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5 definitions found
 for Adam
From The Collaborative International Dictionary of English v.0.48 :

  Adam \Ad"am\, n.
     1. The name given in the Bible to the first man, the
        progenitor of the human race.
        [1913 Webster]
     2. (As a symbol) "Original sin;" human frailty.
        [1913 Webster]
              And whipped the offending Adam out of him. --Shak.
        [1913 Webster]
     Adam's ale, water. [Coll.]
     Adam's apple.
     1. (Bot.)
        (a) A species of banana ({Musa paradisiaca). It attains a
            height of twenty feet or more. --Paxton.
        (b) A species of lime ({Citris limetta).
     2. The projection formed by the thyroid cartilage in the
        neck. It is particularly prominent in males, and is so
        called from a notion that it was caused by the forbidden
        fruit (an apple) sticking in the throat of our first
     Adam's+flannel+(Bot.),+the+mullein+({Verbascum+thapsus">Adam's flannel (Bot.), the mullein ({Verbascum thapsus).
     Adam's+needle+(Bot.),+the+popular+name+of+a+genus+({Yucca">Adam's needle (Bot.), the popular name of a genus ({Yucca)
        of liliaceous plants.
        [1913 Webster]

From WordNet (r) 3.0 (2006) :

      n 1: (Old Testament) in Judeo-Christian mythology; the first man
           and the husband of Eve and the progenitor of the human race
      2: Scottish architect who designed many public buildings in
         England and Scotland (1728-1792) [syn: Adam, Robert Adam]
      3: street names for methylenedioxymethamphetamine [syn: Adam,
         ecstasy, XTC, go, disco biscuit, cristal, X, hug

From The Free On-line Dictionary of Computing (30 December 2018) :

     A Data Management system

From Easton's 1897 Bible Dictionary :

     red, a Babylonian word, the generic name for man, having the
     same meaning in the Hebrew and the Assyrian languages. It was
     the name given to the first man, whose creation, fall, and
     subsequent history and that of his descendants are detailed in
     the first book of Moses (Gen. 1:27-ch. 5). "God created man
     [Heb., Adam] in his own image, in the image of God created he
     him; male and female created he them."
       Adam was absolutely the first man whom God created. He was
     formed out of the dust of the earth (and hence his name), and
     God breathed into his nostrils the breath of life, and gave him
     dominion over all the lower creatures (Gen. 1:26; 2:7). He was
     placed after his creation in the Garden of Eden, to cultivate
     it, and to enjoy its fruits under this one prohibition: "Of the
     tree of the knowledge of good and evil thou shalt not eat of it;
     for in the day that thou eatest thereof thou shalt surely die."
       The first recorded act of Adam was his giving names to the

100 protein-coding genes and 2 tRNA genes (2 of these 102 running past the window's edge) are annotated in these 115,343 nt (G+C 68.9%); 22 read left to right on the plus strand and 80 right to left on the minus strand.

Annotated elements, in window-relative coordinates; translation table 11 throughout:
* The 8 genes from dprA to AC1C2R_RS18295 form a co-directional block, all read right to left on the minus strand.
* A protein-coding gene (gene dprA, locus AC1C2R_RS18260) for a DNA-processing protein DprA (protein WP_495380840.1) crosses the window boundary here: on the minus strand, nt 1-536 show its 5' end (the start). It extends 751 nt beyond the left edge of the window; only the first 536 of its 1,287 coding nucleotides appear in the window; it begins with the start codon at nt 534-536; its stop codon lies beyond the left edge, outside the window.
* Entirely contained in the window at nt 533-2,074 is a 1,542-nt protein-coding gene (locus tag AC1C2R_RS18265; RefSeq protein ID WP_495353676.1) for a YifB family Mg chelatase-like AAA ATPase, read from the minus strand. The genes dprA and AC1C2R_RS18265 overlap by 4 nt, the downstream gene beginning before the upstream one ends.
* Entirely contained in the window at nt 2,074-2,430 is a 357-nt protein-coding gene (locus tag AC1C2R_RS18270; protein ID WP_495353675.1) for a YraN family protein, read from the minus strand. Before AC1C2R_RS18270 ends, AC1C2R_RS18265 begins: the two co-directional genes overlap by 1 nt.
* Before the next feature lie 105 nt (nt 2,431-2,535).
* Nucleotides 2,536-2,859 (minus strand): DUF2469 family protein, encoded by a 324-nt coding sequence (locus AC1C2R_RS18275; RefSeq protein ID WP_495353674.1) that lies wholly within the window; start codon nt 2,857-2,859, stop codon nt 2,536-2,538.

beasts of the field and the fowls of the air, which God brought
     to him for this end. Thereafter the Lord caused a deep sleep to
     fall upon him, and while in an unconscious state took one of his
     ribs, and closed up his flesh again; and of this rib he made a
     woman, whom he presented to him when he awoke. Adam received her
     as his wife, and said, "This is now bone of my bones, and flesh
     of my flesh: she shall be called Woman, because she was taken
     out of Man." He called her Eve, because she was the mother of
     all living.
       Being induced by the tempter in the form of a serpent to eat
     the forbidden fruit, Eve persuaded Adam, and he also did eat.
     Thus man fell, and brought upon himself and his posterity all
     the sad consequences of his transgression. The narrative of the
     Fall comprehends in it the great promise of a Deliverer (Gen.
     3:15), the "first gospel" message to man. They were expelled
     from Eden, and at the east of the garden God placed a flame,
     which turned every way, to prevent access to the tree of life
     (Gen. 3). How long they were in Paradise is matter of mere
       Shortly after their expulsion Eve brought forth her
     first-born, and called him Cain. Although we have the names of
     only three of Adam's sons, viz., Cain, Abel, and Seth, yet it is
     obvious that he had several sons and daughters (Gen. 5:4). He
     died aged 930 years.
       Adam and Eve were the progenitors of the whole human race.
     Evidences of varied kinds are abundant in proving the unity of
     the human race. The investigations of science, altogether
     independent of historical evidence, lead to the conclusion that
     God "hath made of one blood all nations of men for to dwell on
     all the face of the earth" (Acts 17:26. Comp. Rom. 5:12-12; 1
     Cor. 15:22-49).

From Hitchcock's Bible Names Dictionary (late 1800's) :

  Adam, earthy; red

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